Nature puts on show for groundbreaking
By BILL COATS, Times Staff Writer
TAMPA -- An owl stole the show from Gordon Gillette on Saturday, but Gillette didn't mind.
Gillette had shovel honors at the ceremonial groundbreaking for the TECO Energy Center for Environmental Studies, which is to be an assembly hall and focal point within a year at Nature's Classroom, the Hillsborough County School District's nature-education park. Gillette is chief financial officer at TECO, which contributed $500,000.
Soon after Gillette and several educational leaders posed for photos with the gold-painted shovel, the crowd of guests learned that a rehabilitated barred owl was to be released.
Some 50 people promptly saw Nature's Classroom at its best.
They trekked down a boardwalk into a dense cypress swamp, dried by years of intermittent drought. They saw a pet carrier holding the owl, which had been nurtured to health after becoming bruised and weakened in a tangle of vines.
Zookeeper Mary Rich perched the carrier on a boardwalk railing, and the owl began flapping and leaping inside. When she opened the door, the owl flew directly up to an ash limb some 40 feet away. Then it stared regally for several minutes at the awe-struck humans.
"She sees all these people, and she's kind of questioning, "Am I really free now?' " said Bill Munsey, who has taught at Nature's Classroom for 30 years.
The bird lingered as the crowd broke up, then flew into the swamp.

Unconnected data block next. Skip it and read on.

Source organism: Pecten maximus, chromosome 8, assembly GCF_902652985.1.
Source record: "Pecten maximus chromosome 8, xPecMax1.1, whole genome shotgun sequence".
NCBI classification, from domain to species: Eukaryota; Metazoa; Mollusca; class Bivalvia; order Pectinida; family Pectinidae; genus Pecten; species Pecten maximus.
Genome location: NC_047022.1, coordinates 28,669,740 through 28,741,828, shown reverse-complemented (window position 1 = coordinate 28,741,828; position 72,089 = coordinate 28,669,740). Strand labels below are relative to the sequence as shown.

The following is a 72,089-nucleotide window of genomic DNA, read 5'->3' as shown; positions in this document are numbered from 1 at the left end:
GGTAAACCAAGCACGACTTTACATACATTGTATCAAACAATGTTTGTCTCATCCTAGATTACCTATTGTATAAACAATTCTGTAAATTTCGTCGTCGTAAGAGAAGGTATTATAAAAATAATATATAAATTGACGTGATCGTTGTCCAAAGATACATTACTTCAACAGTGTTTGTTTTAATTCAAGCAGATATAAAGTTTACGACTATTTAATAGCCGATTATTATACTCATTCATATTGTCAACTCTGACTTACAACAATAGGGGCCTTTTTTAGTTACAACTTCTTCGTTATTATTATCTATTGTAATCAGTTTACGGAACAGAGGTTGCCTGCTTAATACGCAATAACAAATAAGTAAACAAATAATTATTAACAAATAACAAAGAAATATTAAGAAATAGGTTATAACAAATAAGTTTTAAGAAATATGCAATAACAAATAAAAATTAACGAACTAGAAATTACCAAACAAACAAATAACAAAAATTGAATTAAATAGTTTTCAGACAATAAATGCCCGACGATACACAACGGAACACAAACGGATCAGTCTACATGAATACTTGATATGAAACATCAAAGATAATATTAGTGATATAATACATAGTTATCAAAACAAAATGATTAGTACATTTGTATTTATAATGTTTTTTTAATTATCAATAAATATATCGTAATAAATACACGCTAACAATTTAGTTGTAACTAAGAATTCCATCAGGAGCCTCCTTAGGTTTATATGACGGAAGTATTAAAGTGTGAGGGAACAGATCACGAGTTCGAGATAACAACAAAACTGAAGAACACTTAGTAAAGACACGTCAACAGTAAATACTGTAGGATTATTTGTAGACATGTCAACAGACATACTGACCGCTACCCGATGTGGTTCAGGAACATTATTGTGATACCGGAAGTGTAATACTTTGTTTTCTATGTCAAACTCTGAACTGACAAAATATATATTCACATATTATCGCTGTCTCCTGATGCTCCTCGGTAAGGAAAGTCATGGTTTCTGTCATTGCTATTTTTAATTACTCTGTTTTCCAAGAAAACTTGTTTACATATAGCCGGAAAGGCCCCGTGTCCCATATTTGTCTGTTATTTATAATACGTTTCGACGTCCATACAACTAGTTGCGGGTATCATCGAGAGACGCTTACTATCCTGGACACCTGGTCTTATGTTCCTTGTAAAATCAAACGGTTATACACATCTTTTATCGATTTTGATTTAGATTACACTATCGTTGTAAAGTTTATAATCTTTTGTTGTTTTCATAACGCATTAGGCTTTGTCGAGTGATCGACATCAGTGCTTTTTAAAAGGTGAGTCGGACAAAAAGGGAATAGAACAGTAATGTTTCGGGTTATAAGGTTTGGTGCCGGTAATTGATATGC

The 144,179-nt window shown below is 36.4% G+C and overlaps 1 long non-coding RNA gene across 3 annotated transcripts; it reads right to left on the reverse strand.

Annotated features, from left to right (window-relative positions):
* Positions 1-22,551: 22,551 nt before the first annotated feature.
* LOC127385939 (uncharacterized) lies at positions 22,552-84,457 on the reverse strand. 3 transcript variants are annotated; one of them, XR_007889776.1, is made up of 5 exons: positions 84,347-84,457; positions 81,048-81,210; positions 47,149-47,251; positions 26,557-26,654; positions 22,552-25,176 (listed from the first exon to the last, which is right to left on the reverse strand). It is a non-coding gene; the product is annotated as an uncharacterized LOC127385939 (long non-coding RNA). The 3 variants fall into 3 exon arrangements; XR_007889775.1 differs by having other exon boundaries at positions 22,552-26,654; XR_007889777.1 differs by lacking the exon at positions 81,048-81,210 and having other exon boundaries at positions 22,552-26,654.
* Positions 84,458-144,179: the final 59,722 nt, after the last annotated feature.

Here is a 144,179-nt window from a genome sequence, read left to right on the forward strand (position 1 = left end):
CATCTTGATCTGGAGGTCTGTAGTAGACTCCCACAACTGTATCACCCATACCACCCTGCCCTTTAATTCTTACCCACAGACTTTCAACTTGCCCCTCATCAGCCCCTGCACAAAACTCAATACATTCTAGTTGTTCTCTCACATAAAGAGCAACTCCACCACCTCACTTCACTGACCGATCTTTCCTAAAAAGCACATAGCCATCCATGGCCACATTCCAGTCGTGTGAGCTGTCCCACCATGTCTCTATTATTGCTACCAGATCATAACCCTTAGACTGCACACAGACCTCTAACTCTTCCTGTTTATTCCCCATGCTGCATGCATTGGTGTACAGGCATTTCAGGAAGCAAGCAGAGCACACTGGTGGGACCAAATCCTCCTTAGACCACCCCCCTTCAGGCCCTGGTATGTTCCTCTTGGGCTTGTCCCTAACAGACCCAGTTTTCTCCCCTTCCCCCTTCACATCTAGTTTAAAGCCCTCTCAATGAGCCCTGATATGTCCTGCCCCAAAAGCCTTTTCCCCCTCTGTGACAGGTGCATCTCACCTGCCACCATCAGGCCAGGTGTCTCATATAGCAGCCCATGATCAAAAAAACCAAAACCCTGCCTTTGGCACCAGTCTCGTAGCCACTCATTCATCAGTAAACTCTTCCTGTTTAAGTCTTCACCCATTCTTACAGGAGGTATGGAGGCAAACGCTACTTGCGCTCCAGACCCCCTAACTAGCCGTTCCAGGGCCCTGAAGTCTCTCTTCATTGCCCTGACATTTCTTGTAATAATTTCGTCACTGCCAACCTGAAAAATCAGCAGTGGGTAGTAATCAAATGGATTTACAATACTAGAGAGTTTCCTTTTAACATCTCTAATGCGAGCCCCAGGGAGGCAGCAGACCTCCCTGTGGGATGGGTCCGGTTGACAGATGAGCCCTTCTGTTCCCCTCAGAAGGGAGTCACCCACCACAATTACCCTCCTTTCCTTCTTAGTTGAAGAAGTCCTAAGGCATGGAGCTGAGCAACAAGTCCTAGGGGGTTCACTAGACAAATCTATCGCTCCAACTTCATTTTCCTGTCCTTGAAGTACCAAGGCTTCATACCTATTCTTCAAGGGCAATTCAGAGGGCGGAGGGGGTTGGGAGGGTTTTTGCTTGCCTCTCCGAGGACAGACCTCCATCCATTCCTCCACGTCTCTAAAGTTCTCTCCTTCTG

It was a fitting exclamation point for an afternoon on which the Hillsborough Education Foundation celebrated a campaign for corporate donations and launched its quest to raise the final $1-million from individuals. Over three years, the foundation has acquired $3.6-million toward:
the TECO center, which will seat 350 students;
a welcome center/office building;
a new interpretative center, where Nature's Classroom students can touch live animals and see preserved specimens of exotic ones;
a $1-million endowment to maintain those facilities; and
$1-million for college scholarships to needy students as part of the statewide "Take Stock in Children" program.
Nature's Classroom is centered in 365 acres on the Hillsborough River off Morris Bridge Road. Each week, buses bring sixth-graders to the oak-shaded grounds for three days of environmental learning. More than 300,000 students have passed through.
The scholarship program is linked to Nature's Classroom chiefly through their shared funding source.
On Saturday, many scholarship recipients returned to Nature's Classroom.
Matthew Carman, now a medical student at the University of South Florida, said his scholarship made him a better student.
"It allows you to focus more on the academic side of what you have to do," he said.
Narecia Fowler, a ninth-grader at Chamberlain High School, said the pledge of a two-year scholarship intensified her interest in her studies. She wants to become a doctor.
"I think she works a little harder now to make sure she gets B's and A's," said Narecia's mother, Johnnie Fowler.
"It tuned her up real well," said Narecia's father, Ken Fowler.
-- Bill Coats can be reached at (813) 269-5309 or email@example.com.
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